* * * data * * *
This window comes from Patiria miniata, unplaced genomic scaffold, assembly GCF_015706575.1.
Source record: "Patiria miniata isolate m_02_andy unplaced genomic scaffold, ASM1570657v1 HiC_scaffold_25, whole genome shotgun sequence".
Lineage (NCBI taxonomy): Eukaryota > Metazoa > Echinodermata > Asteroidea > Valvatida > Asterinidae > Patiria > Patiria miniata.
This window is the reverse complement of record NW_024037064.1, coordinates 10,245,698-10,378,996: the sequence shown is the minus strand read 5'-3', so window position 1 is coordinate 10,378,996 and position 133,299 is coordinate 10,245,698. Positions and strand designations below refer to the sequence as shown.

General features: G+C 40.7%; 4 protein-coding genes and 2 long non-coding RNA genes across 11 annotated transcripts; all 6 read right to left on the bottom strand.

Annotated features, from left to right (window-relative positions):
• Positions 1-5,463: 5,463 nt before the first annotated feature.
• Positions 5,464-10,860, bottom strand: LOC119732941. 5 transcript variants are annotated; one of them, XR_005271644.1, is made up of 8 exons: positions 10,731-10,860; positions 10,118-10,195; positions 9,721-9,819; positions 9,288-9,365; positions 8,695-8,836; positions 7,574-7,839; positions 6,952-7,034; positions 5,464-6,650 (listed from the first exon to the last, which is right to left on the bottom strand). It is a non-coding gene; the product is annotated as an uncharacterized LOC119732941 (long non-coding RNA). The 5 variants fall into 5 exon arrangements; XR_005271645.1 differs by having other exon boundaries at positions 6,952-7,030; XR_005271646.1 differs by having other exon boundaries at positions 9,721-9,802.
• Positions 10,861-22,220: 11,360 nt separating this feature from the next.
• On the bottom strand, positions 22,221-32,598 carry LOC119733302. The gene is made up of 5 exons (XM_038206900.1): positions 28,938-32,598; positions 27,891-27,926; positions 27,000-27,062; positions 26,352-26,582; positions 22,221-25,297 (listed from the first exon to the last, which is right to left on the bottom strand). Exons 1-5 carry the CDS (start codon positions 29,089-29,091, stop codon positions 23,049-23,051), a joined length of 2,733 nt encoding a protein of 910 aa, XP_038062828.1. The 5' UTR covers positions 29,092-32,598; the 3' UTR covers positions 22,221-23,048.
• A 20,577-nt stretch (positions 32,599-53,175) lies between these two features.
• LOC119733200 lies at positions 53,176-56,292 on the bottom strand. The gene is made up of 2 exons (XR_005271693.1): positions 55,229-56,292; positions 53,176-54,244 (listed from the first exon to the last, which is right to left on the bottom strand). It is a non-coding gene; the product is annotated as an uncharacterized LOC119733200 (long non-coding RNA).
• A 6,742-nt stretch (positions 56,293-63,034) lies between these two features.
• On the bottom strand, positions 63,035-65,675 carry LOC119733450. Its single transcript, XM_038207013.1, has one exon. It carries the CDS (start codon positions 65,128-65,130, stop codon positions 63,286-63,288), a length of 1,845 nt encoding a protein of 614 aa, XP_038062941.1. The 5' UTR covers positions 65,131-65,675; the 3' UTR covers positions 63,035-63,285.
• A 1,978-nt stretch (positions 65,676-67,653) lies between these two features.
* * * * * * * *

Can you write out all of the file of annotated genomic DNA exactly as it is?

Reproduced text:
This window comes from Patiria miniata, unplaced genomic scaffold, assembly GCF_015706575.1.
Source record: "Patiria miniata isolate m_02_andy unplaced genomic scaffold, ASM1570657v1 HiC_scaffold_25, whole genome shotgun sequence".
Lineage (NCBI taxonomy): Eukaryota > Metazoa > Echinodermata > Asteroidea > Valvatida > Asterinidae > Patiria > Patiria miniata.
This window is the reverse complement of record NW_024037064.1, coordinates 10,245,698-10,378,996: the sequence shown is the minus strand read 5'-3', so window position 1 is coordinate 10,378,996 and position 133,299 is coordinate 10,245,698. Positions and strand designations below refer to the sequence as shown.

General features: G+C 40.7%; 4 protein-coding genes and 2 long non-coding RNA genes across 11 annotated transcripts; all 6 read right to left on the bottom strand.

Annotated features, from left to right (window-relative positions):
• Positions 1-5,463: 5,463 nt before the first annotated feature.
• Positions 5,464-10,860, bottom strand: LOC119732941. 5 transcript variants are annotated; one of them, XR_005271644.1, is made up of 8 exons: positions 10,731-10,860; positions 10,118-10,195; positions 9,721-9,819; positions 9,288-9,365; positions 8,695-8,836; positions 7,574-7,839; positions 6,952-7,034; positions 5,464-6,650 (listed from the first exon to the last, which is right to left on the bottom strand). It is a non-coding gene; the product is annotated as an uncharacterized LOC119732941 (long non-coding RNA). The 5 variants fall into 5 exon arrangements; XR_005271645.1 differs by having other exon boundaries at positions 6,952-7,030; XR_005271646.1 differs by having other exon boundaries at positions 9,721-9,802.
• Positions 10,861-22,220: 11,360 nt separating this feature from the next.
• On the bottom strand, positions 22,221-32,598 carry LOC119733302. The gene is made up of 5 exons (XM_038206900.1): positions 28,938-32,598; positions 27,891-27,926; positions 27,000-27,062; positions 26,352-26,582; positions 22,221-25,297 (listed from the first exon to the last, which is right to left on the bottom strand). Exons 1-5 carry the CDS (start codon positions 29,089-29,091, stop codon positions 23,049-23,051), a joined length of 2,733 nt encoding a protein of 910 aa, XP_038062828.1. The 5' UTR covers positions 29,092-32,598; the 3' UTR covers positions 22,221-23,048.
• A 20,577-nt stretch (positions 32,599-53,175) lies between these two features.
• LOC119733200 lies at positions 53,176-56,292 on the bottom strand. The gene is made up of 2 exons (XR_005271693.1): positions 55,229-56,292; positions 53,176-54,244 (listed from the first exon to the last, which is right to left on the bottom strand). It is a non-coding gene; the product is annotated as an uncharacterized LOC119733200 (long non-coding RNA).
• A 6,742-nt stretch (positions 56,293-63,034) lies between these two features.
• On the bottom strand, positions 63,035-65,675 carry LOC119733450. Its single transcript, XM_038207013.1, has one exon. It carries the CDS (start codon positions 65,128-65,130, stop codon positions 63,286-63,288), a length of 1,845 nt encoding a protein of 614 aa, XP_038062941.1. The 5' UTR covers positions 65,131-65,675; the 3' UTR covers positions 63,035-63,285.
• A 1,978-nt stretch (positions 65,676-67,653) lies between these two features.